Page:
BAGUIO CITY, Sept. 25 (PIA) – – Utilization of indigenous vegetables (IVs) and other plants help mitigate malnutrition, advocates Dr. Divina Jose of the Bureau of Plant Industry (BPI).
During the 3rd Quarter Regional Nutrition Committee (RNC) meeting held recently, Jose explained that IVs are vegetables that are native to the locality or those which were introduced but have been naturalized or adapted for a long period in a locality.
IVs include sweet potato (camote), taro ( gabi), cassava, black nightshade (amti), amaranth (kalunay), chayote, edible fern (pako), beggartick (puriket), spinach, water cress, Ceylon spinach (alugbati ), water cabbage (kangkong), waterleaf (talinum), wild cherry tomato, winged bean (sigarilyas/pallang), jute mallow (saluyot), horseradish leaves and pods, sesbania (katuray), among others.
Aside from being served as food and sources of vitamins, minerals, fiber and protein, 50 percent of the IVs are also utilized by rural communities in the prevention and cure of diabetes, chronic bronchitis, colds, bowel disorders, chronic fever, boils, wounds, kidney and liver trouble, hypertension, arthritis, diarrhea, urinary tract infection, scurvy, ulcer, mumps, sore eyes, cough, among others, according to Jose.
Some are used as mouthwash, antiseptic, disinfectant, and even antidote for snake bite, she added.
Meanwhile, Jose reported that based on the 2008 National Nutrition Survey by the Food and Nutrition Research Institute, among the reasons for low consumption of vegetables include culture, preference for meat, vegetables are sometimes expensive, fear of chemicals/pesticides, more time to prepare vegetables, lack of supply and lack of knowledge on the nutritional and health benefits of vegetables.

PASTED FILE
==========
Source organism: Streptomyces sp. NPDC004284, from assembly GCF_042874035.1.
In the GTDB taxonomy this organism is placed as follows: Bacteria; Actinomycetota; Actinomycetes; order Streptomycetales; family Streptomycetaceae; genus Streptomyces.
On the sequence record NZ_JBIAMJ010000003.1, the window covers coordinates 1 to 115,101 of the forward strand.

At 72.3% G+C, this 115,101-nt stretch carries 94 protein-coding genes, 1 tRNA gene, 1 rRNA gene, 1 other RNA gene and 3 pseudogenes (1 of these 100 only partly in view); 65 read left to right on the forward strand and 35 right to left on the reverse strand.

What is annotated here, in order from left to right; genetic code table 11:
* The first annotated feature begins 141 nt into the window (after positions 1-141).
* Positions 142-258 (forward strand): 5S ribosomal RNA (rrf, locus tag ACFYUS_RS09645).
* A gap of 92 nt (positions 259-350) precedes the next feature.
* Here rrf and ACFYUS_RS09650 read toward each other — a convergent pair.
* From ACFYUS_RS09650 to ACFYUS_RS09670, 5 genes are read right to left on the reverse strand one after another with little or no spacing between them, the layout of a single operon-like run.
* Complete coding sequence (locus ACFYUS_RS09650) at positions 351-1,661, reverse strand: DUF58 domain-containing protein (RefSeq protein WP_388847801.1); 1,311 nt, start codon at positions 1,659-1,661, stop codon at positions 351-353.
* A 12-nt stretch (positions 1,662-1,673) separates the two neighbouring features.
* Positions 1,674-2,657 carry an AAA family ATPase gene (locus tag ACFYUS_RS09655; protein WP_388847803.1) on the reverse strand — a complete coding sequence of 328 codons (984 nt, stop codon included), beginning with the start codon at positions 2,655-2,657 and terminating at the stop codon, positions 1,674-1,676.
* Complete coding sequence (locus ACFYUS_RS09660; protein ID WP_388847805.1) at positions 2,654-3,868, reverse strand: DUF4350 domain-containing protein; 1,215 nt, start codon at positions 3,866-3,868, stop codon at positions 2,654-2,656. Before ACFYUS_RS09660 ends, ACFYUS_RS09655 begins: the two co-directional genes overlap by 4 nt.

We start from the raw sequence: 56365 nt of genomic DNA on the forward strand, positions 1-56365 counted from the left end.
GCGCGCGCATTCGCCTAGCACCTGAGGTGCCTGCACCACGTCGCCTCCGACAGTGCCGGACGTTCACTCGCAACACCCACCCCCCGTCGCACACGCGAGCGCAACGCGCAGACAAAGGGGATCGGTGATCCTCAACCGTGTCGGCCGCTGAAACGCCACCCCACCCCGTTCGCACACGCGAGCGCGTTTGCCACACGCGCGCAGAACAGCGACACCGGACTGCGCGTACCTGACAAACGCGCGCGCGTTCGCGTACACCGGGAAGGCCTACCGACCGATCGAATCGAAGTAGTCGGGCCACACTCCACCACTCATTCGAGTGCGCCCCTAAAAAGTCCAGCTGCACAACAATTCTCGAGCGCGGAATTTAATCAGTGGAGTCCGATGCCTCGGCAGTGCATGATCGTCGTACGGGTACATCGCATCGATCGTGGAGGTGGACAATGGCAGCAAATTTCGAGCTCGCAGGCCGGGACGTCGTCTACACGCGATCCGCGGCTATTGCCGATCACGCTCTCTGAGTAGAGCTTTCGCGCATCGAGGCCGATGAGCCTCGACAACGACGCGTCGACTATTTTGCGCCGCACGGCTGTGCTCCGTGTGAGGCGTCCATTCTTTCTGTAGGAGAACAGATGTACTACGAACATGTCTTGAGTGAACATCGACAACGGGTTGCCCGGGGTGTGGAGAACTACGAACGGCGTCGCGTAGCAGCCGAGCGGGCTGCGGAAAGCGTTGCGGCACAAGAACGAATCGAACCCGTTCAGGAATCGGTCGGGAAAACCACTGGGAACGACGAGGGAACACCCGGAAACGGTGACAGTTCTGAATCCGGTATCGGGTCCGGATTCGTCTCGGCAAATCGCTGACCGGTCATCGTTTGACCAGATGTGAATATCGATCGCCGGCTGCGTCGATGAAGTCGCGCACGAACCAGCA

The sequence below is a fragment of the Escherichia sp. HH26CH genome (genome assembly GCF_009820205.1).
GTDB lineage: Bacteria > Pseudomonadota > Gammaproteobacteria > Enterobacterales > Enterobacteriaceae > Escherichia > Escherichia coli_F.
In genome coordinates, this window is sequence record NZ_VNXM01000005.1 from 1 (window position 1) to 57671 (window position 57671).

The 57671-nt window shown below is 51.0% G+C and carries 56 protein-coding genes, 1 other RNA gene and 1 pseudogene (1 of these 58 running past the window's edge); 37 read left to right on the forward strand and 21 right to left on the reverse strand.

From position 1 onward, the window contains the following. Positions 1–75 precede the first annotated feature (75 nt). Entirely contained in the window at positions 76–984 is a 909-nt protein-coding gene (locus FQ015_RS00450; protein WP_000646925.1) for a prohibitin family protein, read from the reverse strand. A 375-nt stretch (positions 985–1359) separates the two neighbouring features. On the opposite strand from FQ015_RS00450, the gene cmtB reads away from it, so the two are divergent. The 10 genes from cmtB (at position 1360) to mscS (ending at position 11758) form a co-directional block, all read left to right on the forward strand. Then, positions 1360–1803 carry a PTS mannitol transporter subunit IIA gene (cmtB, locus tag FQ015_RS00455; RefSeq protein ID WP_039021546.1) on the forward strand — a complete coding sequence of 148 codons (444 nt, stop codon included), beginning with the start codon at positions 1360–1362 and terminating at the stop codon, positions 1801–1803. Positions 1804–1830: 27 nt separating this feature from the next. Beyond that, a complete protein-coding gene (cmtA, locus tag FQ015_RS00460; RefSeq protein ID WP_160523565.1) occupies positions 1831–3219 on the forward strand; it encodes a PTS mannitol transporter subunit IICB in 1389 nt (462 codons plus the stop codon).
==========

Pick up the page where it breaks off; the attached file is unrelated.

Jose said that in order to help lower malnutrition in the region, she encouraged the promotion of vegetable gardening at the community, home and school, proper cooking and presence of vegetables on the table, increase clean vegetable consumption, increase protein rich food consumption, breastfeeding and complementary feeding ( for babies), play and exercise.
Data show that CAR had a low participation(63.70%) in the Food Production Program or “Gulayan ng Masa” program of the government.
According to Jose, the health benefits of eating a vegetable-rich diet are as follows; may decrease bone loss as vegetables decrease the amount of Calcium excreted in the urine, help maintain healthy weight because vegetables are low in calories, vegetables do not contain cholesterol, prevent non-communicable diseases (heart disease, cancer, diabetes, obesity) and micronutrient deficiencies and contain anti-oxidants and protectants. (JDP/MAWC – PIA CAR)